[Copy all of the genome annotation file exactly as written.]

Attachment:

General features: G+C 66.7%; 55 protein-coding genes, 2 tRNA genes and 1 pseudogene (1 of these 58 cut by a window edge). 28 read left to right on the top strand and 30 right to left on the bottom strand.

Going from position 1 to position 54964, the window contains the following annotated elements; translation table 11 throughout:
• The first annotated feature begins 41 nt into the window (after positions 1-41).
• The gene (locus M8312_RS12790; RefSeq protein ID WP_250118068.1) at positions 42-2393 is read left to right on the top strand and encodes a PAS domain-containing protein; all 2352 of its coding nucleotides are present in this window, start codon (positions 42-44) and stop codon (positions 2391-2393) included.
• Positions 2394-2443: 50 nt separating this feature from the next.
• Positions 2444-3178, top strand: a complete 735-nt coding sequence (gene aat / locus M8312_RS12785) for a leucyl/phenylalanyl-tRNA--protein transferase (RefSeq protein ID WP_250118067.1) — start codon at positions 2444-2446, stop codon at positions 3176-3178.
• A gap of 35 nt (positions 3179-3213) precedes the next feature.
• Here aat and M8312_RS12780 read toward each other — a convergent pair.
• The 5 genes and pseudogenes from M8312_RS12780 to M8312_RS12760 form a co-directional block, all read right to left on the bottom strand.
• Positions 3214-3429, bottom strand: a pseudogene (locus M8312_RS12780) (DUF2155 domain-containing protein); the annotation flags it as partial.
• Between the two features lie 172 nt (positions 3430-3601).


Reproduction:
General features: G+C 66.7%; 55 protein-coding genes, 2 tRNA genes and 1 pseudogene (1 of these 58 cut by a window edge). 28 read left to right on the top strand and 30 right to left on the bottom strand.

Going from position 1 to position 54964, the window contains the following annotated elements; translation table 11 throughout:
• The first annotated feature begins 41 nt into the window (after positions 1-41).
• The gene (locus M8312_RS12790; RefSeq protein ID WP_250118068.1) at positions 42-2393 is read left to right on the top strand and encodes a PAS domain-containing protein; all 2352 of its coding nucleotides are present in this window, start codon (positions 42-44) and stop codon (positions 2391-2393) included.
• Positions 2394-2443: 50 nt separating this feature from the next.
• Positions 2444-3178, top strand: a complete 735-nt coding sequence (gene aat / locus M8312_RS12785) for a leucyl/phenylalanyl-tRNA--protein transferase (RefSeq protein ID WP_250118067.1) — start codon at positions 2444-2446, stop codon at positions 3176-3178.
• A gap of 35 nt (positions 3179-3213) precedes the next feature.
• Here aat and M8312_RS12780 read toward each other — a convergent pair.
• The 5 genes and pseudogenes from M8312_RS12780 to M8312_RS12760 form a co-directional block, all read right to left on the bottom strand.
• Positions 3214-3429, bottom strand: a pseudogene (locus M8312_RS12780) (DUF2155 domain-containing protein); the annotation flags it as partial.
• Between the two features lie 172 nt (positions 3430-3601).